Alcohol and drugs make for a deadly combination—especially when behind the wheel. Every day, almost 30 people in the United States die in motor vehicle crashes that involve an alcohol-impaired driver. This amounts to one death every 51 minutes.
In 2009, 18 percent of fatally injured drivers tested positive for at least one drug. This included illegal, prescription and/or over-the-counter drugs. That same year close to 4,000 fatally injured drivers tested positive for drug involvement.
The Federal Motor Carrier Safety Administration (FMCSA) is doing its part to keep those numbers low—particularly when it involves commercial vehicles. In an effort to do this, the FMCSA recently began notifying selected truck and bus companies, requesting that they submit their annual DOT drug and alcohol testing program results to the agency.
This annual survey measures the percentage of drivers with commercial driver’s licenses who test positive for controlled substances or drugs and/or alcohol, as a result of random and nonrandom testing.
Motor carriers that employ CDL drivers are required to implement drug and alcohol testing programs, pursuant to Part 382 of the Federal Motor Carrier Safety Regulations (FMCSRs). Currently, the FMCSA requires these carriers to randomly test 10 percent of their CDL drivers for alcohol and 50 percent of their CDL drivers for drugs each year.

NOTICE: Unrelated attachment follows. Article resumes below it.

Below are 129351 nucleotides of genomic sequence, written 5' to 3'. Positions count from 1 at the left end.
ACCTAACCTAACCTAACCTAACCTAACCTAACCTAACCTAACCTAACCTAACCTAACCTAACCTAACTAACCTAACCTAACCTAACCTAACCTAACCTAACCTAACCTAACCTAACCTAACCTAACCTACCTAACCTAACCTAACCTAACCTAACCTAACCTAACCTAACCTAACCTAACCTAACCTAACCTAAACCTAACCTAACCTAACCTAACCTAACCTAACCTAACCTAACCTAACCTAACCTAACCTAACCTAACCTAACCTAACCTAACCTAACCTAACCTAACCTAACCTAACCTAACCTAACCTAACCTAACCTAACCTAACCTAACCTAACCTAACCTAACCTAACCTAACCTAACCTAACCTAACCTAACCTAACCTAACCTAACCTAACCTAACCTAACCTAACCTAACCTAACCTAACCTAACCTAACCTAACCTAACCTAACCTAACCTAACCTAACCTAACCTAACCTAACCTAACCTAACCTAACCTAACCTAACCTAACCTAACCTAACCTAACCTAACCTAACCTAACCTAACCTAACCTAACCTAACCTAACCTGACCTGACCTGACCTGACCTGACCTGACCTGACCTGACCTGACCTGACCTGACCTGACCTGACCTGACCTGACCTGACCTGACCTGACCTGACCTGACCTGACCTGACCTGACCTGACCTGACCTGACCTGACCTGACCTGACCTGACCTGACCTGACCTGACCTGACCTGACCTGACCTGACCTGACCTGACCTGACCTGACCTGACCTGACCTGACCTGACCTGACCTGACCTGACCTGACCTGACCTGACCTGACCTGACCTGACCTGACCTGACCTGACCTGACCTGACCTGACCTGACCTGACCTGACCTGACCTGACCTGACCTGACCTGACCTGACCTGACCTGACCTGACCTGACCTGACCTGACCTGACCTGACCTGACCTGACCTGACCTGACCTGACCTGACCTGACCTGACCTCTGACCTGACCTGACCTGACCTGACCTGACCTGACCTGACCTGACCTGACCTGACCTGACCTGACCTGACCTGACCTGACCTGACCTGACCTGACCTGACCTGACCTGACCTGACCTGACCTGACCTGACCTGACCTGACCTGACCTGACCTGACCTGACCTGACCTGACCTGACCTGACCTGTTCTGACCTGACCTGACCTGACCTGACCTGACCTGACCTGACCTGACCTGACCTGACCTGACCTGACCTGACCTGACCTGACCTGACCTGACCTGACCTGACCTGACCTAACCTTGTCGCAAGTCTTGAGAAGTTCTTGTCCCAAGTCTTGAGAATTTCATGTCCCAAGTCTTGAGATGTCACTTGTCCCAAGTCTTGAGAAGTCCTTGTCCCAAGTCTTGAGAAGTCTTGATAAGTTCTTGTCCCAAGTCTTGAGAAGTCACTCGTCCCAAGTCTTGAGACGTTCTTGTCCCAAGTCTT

Since the early 1990s, the FMCSA and its predecessor agency has defined drug and alcohol testing rules and regulations for employees who drive commercial trucks and buses that require a commercial driver’s license (CDL).
Results for FMCSA’s 2012 Drug and Alcohol Testing Survey of approximately 2,000 carriers revealed the following information:
- Positive test rates following an initial positive result increased by 4.1 percent from 2011 to 2012.
- Reasonable suspicion positive test rates continued to rise sharply from 5.6 percent in 2010, to 15.7 percent in 2011 and 37.2 percent in 2012, marking a five-fold increase over the 3-year period.
- The rate of total positive drug test results reported to DOT from independent Health and Human Services-certified laboratories increased from 95,427 positives in 2011 to 97,332 positives in 2012. FMCSA-regulated industries comprise approximately 80 percent of the reported tests.
- Serious controlled substance and alcohol testing violations were identified in 24 percent of recent compliance investigations.
- A two-week 2014 Strike Force focusing on the identification of drivers who tested positive resulted in 205 driver enforcement cases, and 138 enforcement cases against carriers for violations relating to drivers with positive test results operating a commercial motor vehicle. These include drivers operating passenger carrying vehicles and transporting hazardous materials.
The selected motor carriers for this latest survey must submit their calendar year 2014 results by May 15, 2015.
The truck accident attorneys at EJ Leizerman & Associates applaud the FMCSA’s efforts to continue keeping America’s roadways safe. These surveys help the agency do just that. If you or someone you know have been injured by a commercial truck, call us today to learn how we possibly can help with your case. Consultations are free. You can reach us at 1-800-628-4500.